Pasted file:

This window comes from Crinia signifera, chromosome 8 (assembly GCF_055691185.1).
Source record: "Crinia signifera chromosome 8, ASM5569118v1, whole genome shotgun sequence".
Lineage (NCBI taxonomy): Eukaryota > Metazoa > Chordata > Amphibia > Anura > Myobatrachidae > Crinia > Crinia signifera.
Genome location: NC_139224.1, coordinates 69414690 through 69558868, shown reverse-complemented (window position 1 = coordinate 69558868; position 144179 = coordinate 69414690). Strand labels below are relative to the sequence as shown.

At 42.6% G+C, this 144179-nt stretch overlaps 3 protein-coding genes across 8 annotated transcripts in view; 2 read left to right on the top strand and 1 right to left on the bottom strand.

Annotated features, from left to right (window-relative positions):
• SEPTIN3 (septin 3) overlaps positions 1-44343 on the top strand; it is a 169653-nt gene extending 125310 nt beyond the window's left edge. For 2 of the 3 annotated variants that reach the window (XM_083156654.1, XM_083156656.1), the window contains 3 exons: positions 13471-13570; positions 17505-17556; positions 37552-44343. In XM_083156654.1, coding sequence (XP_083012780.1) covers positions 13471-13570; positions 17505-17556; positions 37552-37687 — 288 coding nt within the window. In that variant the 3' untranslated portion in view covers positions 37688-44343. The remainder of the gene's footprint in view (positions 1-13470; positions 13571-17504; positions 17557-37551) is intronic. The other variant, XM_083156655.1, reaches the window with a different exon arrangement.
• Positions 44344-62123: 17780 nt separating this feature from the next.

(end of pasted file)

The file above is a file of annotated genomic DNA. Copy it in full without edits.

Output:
This window comes from Crinia signifera, chromosome 8 (assembly GCF_055691185.1).
Source record: "Crinia signifera chromosome 8, ASM5569118v1, whole genome shotgun sequence".
Lineage (NCBI taxonomy): Eukaryota > Metazoa > Chordata > Amphibia > Anura > Myobatrachidae > Crinia > Crinia signifera.
Genome location: NC_139224.1, coordinates 69414690 through 69558868, shown reverse-complemented (window position 1 = coordinate 69558868; position 144179 = coordinate 69414690). Strand labels below are relative to the sequence as shown.

At 42.6% G+C, this 144179-nt stretch overlaps 3 protein-coding genes across 8 annotated transcripts in view; 2 read left to right on the top strand and 1 right to left on the bottom strand.

Annotated features, from left to right (window-relative positions):
• SEPTIN3 (septin 3) overlaps positions 1-44343 on the top strand; it is a 169653-nt gene extending 125310 nt beyond the window's left edge. For 2 of the 3 annotated variants that reach the window (XM_083156654.1, XM_083156656.1), the window contains 3 exons: positions 13471-13570; positions 17505-17556; positions 37552-44343. In XM_083156654.1, coding sequence (XP_083012780.1) covers positions 13471-13570; positions 17505-17556; positions 37552-37687 — 288 coding nt within the window. In that variant the 3' untranslated portion in view covers positions 37688-44343. The remainder of the gene's footprint in view (positions 1-13470; positions 13571-17504; positions 17557-37551) is intronic. The other variant, XM_083156655.1, reaches the window with a different exon arrangement.
• Positions 44344-62123: 17780 nt separating this feature from the next.